AFP Young Professional Spotlight: Leah Heister
AFP was honored to recognize Leah Heister last year as one of our Outstanding Young Professionals. AFP talked with Leah about how she got involved in fundraising, what it’s like to work in the consulting field, and the importance of networking and mentoring.
Q: Tell us a little about your upbringing? Did you want to be a fundraiser growing up, or be involved in the philanthropic sector?
A: I definitely didn’t grow up knowing I wanted to be a fundraiser. I was passionate about becoming a lawyer. Both of my parents worked in academia, and through academia and religion, I grew up in a very philanthropic household. One of my first memories was hosting a booth at the Alternative Gift Market and buying a goat for someone.
Q: You have a Bachelor’s degree in Political Science with a Minor in International Business. Were those of interest to you, and did that study play any role in how you view the world or your interest in philanthropy?
A: I was very much focused on pursuing law school post-grad, but my parents were adamant that I take a “gap year” and do something different before I went to law school. So, I took a job with St. Jude Children’s Research Hospital, and that experience completely changed my vision of what I wanted to do with my life and career. I knew from that point forward that I wanted to pursue a career in fundraising.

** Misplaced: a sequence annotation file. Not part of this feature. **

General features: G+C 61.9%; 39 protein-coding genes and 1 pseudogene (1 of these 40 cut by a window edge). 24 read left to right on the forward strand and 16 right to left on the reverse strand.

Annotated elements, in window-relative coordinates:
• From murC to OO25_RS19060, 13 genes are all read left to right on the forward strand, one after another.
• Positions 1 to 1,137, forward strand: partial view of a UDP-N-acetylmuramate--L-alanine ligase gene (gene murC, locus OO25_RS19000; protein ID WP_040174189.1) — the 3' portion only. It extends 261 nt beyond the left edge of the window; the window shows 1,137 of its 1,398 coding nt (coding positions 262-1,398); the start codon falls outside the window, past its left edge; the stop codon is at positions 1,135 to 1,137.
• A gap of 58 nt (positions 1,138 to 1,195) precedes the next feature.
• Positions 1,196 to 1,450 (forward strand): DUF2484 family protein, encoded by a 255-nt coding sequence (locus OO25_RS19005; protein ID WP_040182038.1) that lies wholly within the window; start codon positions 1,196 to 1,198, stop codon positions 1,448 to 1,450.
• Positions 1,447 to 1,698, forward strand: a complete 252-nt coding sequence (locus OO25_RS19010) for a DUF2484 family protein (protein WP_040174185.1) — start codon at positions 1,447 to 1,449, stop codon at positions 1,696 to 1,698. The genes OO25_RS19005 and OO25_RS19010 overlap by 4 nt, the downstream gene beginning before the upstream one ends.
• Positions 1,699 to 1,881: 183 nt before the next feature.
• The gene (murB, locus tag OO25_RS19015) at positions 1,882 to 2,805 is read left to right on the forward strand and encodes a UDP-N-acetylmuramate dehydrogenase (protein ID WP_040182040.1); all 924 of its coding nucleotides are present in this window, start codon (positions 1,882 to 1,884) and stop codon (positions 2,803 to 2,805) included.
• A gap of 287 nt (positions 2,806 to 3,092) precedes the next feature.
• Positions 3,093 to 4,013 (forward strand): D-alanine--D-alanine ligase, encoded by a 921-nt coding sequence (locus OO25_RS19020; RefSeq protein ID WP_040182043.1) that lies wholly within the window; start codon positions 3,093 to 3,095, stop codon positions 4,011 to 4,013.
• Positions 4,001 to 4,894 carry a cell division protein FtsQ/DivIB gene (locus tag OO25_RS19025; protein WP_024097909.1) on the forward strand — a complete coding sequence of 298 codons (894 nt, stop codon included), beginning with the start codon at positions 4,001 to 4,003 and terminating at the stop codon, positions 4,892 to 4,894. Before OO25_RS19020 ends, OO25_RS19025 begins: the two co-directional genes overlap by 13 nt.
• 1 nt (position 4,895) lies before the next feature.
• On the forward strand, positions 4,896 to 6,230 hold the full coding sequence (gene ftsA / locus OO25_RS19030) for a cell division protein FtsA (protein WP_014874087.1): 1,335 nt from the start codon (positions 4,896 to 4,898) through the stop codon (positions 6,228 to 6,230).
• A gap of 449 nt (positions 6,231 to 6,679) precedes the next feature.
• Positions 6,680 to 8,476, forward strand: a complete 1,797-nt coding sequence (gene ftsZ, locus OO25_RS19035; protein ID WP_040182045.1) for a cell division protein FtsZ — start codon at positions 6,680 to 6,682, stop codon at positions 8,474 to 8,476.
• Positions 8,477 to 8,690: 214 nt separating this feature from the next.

Q: You also have a Masters in Fundraising Management and Nonprofit Administration from Columbia University in the City of New York? What was that like? How has that helped you?
A: Having two parents in academia, I am very interested in mixing academic practice with real life scenarios. I was very lucky in that St. Jude was very supportive of me getting my Master’s part-time after work and on weekends. The curriculum gave me a very solid understanding of the fundamentals of fundraising.
Now I serve as an adjunct professor for the program, which is very exciting. It’s important for my career growth too in that teaching forces me to stay updated on trends and innovations in the profession.
Q: What was that first job at St Jude’s like? What excited you the most?